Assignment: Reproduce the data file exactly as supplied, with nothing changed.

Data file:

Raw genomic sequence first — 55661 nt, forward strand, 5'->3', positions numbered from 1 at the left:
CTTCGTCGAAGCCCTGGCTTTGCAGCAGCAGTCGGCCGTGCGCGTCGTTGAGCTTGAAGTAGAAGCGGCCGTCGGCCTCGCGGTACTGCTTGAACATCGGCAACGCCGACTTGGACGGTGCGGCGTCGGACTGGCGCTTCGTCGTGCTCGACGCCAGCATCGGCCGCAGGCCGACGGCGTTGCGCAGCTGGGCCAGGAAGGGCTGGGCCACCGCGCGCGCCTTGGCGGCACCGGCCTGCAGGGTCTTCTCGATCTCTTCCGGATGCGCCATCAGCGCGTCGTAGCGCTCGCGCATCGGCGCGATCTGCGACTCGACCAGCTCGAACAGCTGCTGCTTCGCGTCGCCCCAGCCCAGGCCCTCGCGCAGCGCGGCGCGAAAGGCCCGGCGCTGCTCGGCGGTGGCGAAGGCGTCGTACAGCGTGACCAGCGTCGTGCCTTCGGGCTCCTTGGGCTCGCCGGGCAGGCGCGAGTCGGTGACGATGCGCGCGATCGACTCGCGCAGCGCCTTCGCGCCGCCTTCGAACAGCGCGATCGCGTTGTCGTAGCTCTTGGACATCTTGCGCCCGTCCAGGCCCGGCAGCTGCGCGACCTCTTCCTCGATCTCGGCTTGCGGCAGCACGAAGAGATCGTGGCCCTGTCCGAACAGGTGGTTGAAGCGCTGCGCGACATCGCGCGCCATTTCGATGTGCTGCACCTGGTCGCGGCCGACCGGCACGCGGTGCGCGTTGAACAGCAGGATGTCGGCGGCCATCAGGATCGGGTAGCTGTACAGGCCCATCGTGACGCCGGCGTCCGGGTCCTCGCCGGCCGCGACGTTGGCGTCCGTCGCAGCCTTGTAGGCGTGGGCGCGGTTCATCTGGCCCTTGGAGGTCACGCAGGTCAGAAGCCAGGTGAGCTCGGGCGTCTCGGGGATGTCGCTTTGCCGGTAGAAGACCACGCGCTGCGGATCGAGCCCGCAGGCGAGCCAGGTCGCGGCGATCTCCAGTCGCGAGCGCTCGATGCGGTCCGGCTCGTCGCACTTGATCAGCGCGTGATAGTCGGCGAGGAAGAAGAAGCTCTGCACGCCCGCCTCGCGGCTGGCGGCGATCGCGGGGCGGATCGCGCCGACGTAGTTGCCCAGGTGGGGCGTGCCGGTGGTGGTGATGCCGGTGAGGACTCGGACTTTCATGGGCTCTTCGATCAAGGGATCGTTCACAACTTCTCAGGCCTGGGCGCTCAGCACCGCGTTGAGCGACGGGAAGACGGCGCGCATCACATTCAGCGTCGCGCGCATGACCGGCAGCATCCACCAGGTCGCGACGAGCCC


Raw genomic sequence first — 55661 nt, forward strand, 5'->3', positions numbered from 1 at the left:
CTTCGTCGAAGCCCTGGCTTTGCAGCAGCAGTCGGCCGTGCGCGTCGTTGAGCTTGAAGTAGAAGCGGCCGTCGGCCTCGCGGTACTGCTTGAACATCGGCAACGCCGACTTGGACGGTGCGGCGTCGGACTGGCGCTTCGTCGTGCTCGACGCCAGCATCGGCCGCAGGCCGACGGCGTTGCGCAGCTGGGCCAGGAAGGGCTGGGCCACCGCGCGCGCCTTGGCGGCACCGGCCTGCAGGGTCTTCTCGATCTCTTCCGGATGCGCCATCAGCGCGTCGTAGCGCTCGCGCATCGGCGCGATCTGCGACTCGACCAGCTCGAACAGCTGCTGCTTCGCGTCGCCCCAGCCCAGGCCCTCGCGCAGCGCGGCGCGAAAGGCCCGGCGCTGCTCGGCGGTGGCGAAGGCGTCGTACAGCGTGACCAGCGTCGTGCCTTCGGGCTCCTTGGGCTCGCCGGGCAGGCGCGAGTCGGTGACGATGCGCGCGATCGACTCGCGCAGCGCCTTCGCGCCGCCTTCGAACAGCGCGATCGCGTTGTCGTAGCTCTTGGACATCTTGCGCCCGTCCAGGCCCGGCAGCTGCGCGACCTCTTCCTCGATCTCGGCTTGCGGCAGCACGAAGAGATCGTGGCCCTGTCCGAACAGGTGGTTGAAGCGCTGCGCGACATCGCGCGCCATTTCGATGTGCTGCACCTGGTCGCGGCCGACCGGCACGCGGTGCGCGTTGAACAGCAGGATGTCGGCGGCCATCAGGATCGGGTAGCTGTACAGGCCCATCGTGACGCCGGCGTCCGGGTCCTCGCCGGCCGCGACGTTGGCGTCCGTCGCAGCCTTGTAGGCGTGGGCGCGGTTCATCTGGCCCTTGGAGGTCACGCAGGTCAGAAGCCAGGTGAGCTCGGGCGTCTCGGGGATGTCGCTTTGCCGGTAGAAGACCACGCGCTGCGGATCGAGCCCGCAGGCGAGCCAGGTCGCGGCGATCTCCAGTCGCGAGCGCTCGATGCGGTCCGGCTCGTCGCACTTGATCAGCGCGTGATAGTCGGCGAGGAAGAAGAAGCTCTGCACGCCCGCCTCGCGGCTGGCGGCGATCGCGGGGCGGATCGCGCCGACGTAGTTGCCCAGGTGGGGCGTGCCGGTGGTGGTGATGCCGGTGAGGACTCGGACTTTCATGGGCTCTTCGATCAAGGGATCGTTCACAACTTCTCAGGCCTGGGCGCTCAGCACCGCGTTGAGCGACGGGAAGACGGCGCGCATCACATTCAGCGTCGCGCGCATGACCGGCAGCATCCACCAGGTCGCGACGAGCCC